Figure 1 Network diagram Configuration procedure # Create a periodic time range from 8:00 to 18:00 on working days. <DeviceA> system-view [DeviceA] time-range work 08:00 to 18:00 working-day # Create an IPv4 advanced ACL numbered 3000 and configure three rules in the ACL. One rule permits access from the President's office to the financial database server, one rule permits access from the Financial department to the database server during working hours, and one rule denies access from any other department to the database server.

  • Page 18

    Reply from 192.168.0.100: bytes=32 time<1ms TTL=255 Reply from 192.168.0.100: bytes=32 time<1ms TTL=255 Ping statistics for 192.168.0.100: Packets: Sent = 4, Received = 4, Lost = 0 (0% loss), Approximate round trip times in milli-seconds: Minimum = 0ms, Maximum = 1ms, Average = 0ms The output shows that the database server can be pinged.

  • Page 19: Qos Overview

    QoS overview In data communications, Quality of Service (QoS) is a network's ability to provide differentiated service guarantees for diversified traffic in terms of bandwidth, delay, jitter, and drop rate, all of which can affect QoS. Network resources are scarce. The contention for resources requires that QoS prioritize important traffic flows over trivial ones.

  • Page 20: Qos Techniques Overview

    QoS techniques overview The QoS techniques include traffic classification, traffic policing, traffic shaping, line rate, congestion management, and congestion avoidance. The following section briefly introduces these QoS techniques. Deploying QoS in a network Figure 2 Position of the QoS techniques in a network As shown in Figure 2, traffic classification, traffic shaping, traffic policing, congestion management, and...

  • Page 21

    Figure 3 QoS processing flow  ...

  • Page 22: Configuring A Qos Policy

    Configuring a QoS policy You can configure QoS by using the MQC approach or non-MQC approach. Some features support both approaches, but some support only one. Non-MQC approach In the non-MQC approach, you configure QoS service parameters without using a QoS policy. For example, you can use the line rate feature to set a rate limit on an interface without using a QoS policy.

  • Page 23: Defining A Traffic Class

    Defining a traffic class Configuration guidelines If a class that uses the AND operator has multiple if-match acl, if-match acl ipv6, if-match customer-vlan-id or if-match service-vlan-id clauses, a packet that matches any of the clauses matches the class. To successfully execute the traffic behavior associated with a traffic class that uses the AND operator, define only one if-match clause for any of the following match criteria and input only one value for any of the following list arguments, for example, the 8021p-list argument: customer-dot1p 8021p-list...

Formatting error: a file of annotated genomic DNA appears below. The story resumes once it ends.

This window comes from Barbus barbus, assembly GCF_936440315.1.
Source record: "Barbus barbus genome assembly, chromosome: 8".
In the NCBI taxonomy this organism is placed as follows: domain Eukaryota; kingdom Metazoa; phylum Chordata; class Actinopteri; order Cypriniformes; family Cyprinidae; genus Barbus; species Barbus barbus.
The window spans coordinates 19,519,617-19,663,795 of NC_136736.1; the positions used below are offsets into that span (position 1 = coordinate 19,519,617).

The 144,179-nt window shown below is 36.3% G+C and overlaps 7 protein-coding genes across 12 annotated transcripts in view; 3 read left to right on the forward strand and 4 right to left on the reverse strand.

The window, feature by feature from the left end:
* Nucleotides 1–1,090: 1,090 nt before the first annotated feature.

• Page 24

    Table 2 Available match criteria Option Description Matches an ACL. The acl-number argument is in the range of 2000 to 3999 for an IPv4 ACL, 2000 to 3999 for an IPv6 ACL, and 4000 to 4999 for an Ethernet frame acl [ ipv6 ] { acl-number | name header ACL.

  • Page 25: Defining A Traffic Behavior

    Option Description Matches the service provider VLAN IDs (SVLANs). The vlan-id-list argument is in the format of vlan-id-list = { vlan-id | vlan-id1 to vlan-id2 }&<1-10>, where the vlan-id, vlan-id1, and vlan-id2 arguments service-vlan-id vlan-id-list represent the VLAN IDs and each are in the range of 1 to 4094, vlan-id1 must be no greater than vlan-id2, and &<1-10>...

  • Page 26: Applying The Qos Policy

    By default, a traffic class is not associated with a traffic behavior. Repeat this step to create more class-behavior associations. Associate a traffic class with a If a class-behavior association has traffic behavior to create a classifier classifier-name behavior the mode dcbx keyword, it applies class-behavior association in behavior-name [ mode dcbx ] only to the Data Center Bridging...

  • Page 27: Applying The Qos Policy To A Vlan

    Applying the QoS policy to a VLAN You can apply a QoS policy to a VLAN to regulate traffic of the VLAN. Configuration restrictions and guidelines QoS policies cannot be applied to dynamic VLANs. Configuration procedure To apply the QoS policy to a VLAN: Step Command Remarks...

  • Page 28: Displaying And Maintaining Qos Policies

    protocol group type to identify the type of packets sent to the control plane. You can reference protocol types or protocol group types in if-match commands in traffic class view for traffic classification and then re-configure traffic behaviors for these traffic classes as required. You can use the display qos policy control-plane pre-defined command to display them.

  • Page 29

    Clear the statistics for a QoS policy reset qos policy global [ inbound | outbound ] applied globally. Clear the statistics for the QoS policy reset qos policy control-plane slot slot-number [ inbound | applied to a control plane. outbound ]...